Trump’s anarchist approaches have affected, in particular, the political, economic, and international spheres in almost all fields. These approaches are not compatible even with those of Europe as an old US ally.

Trump who came to power with “America First” doctrine and placed American nationalism on the agenda of its foreign and economic policies, has unilaterally pulled out of important international agreements and conventions over the past two years: The JCPOA, the Trans-Pacific Partnership (TPP), the Paris Agreement on Climate Change, the Intermediate-Range Nuclear Forces (INF) Treaty, the NAFTA[1]

Trump has also withdrawn the United States from UNESCO and the United Nations Human Rights Council. The decision by the US president to relocate the US embassy in occupied Palestine from Tel Aviv to Jerusalem was also contrary to numerous UN Security Council resolutions that faced global opposition.

Analysts believe that the foreign policy of the Trump Administration is formed on the basis of two complementary theories: First, paying attention to internal issues and problem-solving by using the Monroe Doctrine[2], which in the years of the Second World War was the cause of American empowerment, boosted its economic and military structure and emerged as a superpower; and secondly, Trump has shown he is a business minded person and irrespective of ideologies, he would look at international treaties and pacts from a profit-making point of view. Of course, in these two cases, one should consider the pressure from the Zionist lobby pushing Washington to withdraw from certain international agreements, including the nuclear deal with Iran. It seems that Trump is even ready to sacrifice US interests in favor of the Zionist regime.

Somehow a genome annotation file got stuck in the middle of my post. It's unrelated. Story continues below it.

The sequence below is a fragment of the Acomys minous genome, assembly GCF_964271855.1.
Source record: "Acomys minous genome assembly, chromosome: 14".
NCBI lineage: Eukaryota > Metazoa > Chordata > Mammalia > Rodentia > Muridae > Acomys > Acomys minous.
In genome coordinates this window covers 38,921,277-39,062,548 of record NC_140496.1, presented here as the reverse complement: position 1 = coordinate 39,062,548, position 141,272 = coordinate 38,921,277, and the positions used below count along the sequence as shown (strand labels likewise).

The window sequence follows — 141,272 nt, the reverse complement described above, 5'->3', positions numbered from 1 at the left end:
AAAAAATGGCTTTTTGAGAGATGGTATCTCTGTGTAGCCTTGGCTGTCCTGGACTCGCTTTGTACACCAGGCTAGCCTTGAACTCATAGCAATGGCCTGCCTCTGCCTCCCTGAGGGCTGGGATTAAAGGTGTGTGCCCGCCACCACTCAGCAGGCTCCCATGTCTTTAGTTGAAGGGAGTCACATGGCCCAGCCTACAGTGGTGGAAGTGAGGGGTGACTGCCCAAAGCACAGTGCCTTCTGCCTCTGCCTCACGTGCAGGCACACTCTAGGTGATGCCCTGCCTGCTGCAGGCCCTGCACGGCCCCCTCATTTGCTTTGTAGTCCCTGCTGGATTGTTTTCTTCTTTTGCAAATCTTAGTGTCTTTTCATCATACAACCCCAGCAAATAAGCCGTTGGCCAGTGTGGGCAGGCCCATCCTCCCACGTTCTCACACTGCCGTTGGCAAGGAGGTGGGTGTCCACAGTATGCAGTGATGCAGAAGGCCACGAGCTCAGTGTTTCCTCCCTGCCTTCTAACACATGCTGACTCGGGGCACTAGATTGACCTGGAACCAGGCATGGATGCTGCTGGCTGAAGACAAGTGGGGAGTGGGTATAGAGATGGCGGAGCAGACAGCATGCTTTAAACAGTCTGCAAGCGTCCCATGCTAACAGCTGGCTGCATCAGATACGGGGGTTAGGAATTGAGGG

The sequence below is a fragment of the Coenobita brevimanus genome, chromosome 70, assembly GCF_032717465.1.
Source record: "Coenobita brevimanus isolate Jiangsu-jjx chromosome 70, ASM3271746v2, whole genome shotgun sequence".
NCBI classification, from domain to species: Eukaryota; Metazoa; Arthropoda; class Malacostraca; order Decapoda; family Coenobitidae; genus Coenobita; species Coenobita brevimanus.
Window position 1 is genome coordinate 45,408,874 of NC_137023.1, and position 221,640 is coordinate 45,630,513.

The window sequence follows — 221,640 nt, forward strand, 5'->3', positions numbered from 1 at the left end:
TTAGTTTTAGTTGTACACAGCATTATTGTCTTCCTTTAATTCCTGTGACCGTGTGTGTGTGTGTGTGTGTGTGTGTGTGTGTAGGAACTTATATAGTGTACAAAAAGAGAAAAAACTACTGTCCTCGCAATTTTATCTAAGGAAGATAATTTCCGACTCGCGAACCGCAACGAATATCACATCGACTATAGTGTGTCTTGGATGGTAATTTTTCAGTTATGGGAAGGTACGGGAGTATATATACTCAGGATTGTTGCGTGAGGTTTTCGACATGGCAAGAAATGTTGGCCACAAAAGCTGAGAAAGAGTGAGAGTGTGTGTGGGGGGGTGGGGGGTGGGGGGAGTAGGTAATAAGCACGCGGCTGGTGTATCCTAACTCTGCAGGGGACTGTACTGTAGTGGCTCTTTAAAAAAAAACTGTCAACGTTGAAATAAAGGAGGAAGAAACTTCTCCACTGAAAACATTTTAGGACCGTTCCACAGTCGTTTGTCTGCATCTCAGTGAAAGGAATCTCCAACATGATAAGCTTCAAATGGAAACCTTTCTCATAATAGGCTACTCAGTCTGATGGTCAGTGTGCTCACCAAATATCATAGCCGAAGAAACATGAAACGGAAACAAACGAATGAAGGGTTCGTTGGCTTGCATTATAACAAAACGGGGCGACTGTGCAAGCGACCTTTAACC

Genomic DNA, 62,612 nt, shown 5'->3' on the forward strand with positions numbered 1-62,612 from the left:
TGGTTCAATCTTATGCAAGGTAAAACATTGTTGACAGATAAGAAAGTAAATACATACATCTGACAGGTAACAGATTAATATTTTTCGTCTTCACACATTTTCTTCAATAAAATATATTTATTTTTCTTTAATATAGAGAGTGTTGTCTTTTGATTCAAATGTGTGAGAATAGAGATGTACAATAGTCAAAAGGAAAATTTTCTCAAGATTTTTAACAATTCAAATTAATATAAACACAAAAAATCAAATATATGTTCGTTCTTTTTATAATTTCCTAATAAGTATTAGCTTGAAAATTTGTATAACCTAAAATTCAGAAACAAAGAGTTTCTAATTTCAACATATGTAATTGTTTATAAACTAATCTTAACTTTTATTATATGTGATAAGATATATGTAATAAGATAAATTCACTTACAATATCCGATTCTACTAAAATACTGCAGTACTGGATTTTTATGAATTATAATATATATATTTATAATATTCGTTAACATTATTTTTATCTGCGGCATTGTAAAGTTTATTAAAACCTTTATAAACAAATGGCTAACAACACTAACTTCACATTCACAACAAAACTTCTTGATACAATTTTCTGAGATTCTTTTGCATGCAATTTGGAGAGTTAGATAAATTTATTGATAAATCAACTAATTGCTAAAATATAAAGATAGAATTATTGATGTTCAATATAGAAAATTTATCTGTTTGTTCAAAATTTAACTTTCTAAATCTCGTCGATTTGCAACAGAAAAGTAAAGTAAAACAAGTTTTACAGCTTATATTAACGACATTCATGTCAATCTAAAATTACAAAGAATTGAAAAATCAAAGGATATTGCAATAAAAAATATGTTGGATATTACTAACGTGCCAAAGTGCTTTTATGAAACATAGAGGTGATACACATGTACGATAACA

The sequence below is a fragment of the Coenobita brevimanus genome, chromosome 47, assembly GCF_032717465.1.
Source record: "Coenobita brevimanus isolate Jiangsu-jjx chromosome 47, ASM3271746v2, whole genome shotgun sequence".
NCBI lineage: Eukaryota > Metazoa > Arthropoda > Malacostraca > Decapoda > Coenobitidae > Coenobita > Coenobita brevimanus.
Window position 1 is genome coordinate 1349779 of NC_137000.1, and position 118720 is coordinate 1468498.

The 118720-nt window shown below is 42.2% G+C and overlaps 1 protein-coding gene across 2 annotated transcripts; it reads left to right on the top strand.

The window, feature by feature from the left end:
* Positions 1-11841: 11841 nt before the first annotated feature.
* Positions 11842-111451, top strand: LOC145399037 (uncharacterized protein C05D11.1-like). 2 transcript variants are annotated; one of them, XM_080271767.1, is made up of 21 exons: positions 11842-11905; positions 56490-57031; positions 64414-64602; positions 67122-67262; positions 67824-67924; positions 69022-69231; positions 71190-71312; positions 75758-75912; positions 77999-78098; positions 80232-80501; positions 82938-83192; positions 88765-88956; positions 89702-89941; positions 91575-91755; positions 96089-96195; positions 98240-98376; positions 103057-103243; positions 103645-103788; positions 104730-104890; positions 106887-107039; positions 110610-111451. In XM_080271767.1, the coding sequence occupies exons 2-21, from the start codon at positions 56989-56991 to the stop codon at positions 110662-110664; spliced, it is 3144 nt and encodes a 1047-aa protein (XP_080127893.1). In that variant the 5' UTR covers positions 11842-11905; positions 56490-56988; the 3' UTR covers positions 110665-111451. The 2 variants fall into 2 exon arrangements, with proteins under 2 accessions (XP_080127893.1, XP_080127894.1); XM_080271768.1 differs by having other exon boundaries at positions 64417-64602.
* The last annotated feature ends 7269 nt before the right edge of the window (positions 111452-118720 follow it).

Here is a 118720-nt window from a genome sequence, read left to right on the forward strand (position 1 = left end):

America’s Trump from a European Perspective

Trump, in line with his “America First” doctrine, prioritizing US interests and goals, without regard to other countries, is of the opinion that Washington’s unilateral and self-centered policies will increase its power and overcome its rivals.

Thus, the measures taken by the United States on the basis of this view of Trump have caused grave concern among other governments and even Washington’s partners and European allies. The concern was so serious that German Chancellor Angela Merkel in her address at the United Nations warned against the dangerous dimensions and consequences of Trump’s foreign policy as well as against undermining the UN structure.[3]

Merkel considered the attack on multilateralism as the most important threat to a sustainable global order. In the opinion of the Europeans, Trump has, in a concrete and calculated way, is embarking on destroying all the instruments and arrangements of multilateralism.

According to French Foreign Minister Jean-Yves Le Drian, Trump went to the White House with the “America First” doctrine but now he has gone further and speaks of “America First and Only America First”. That is, an America which is involved in a power struggle with everyone and in any bilateral negotiations would emphasize on its supremacy.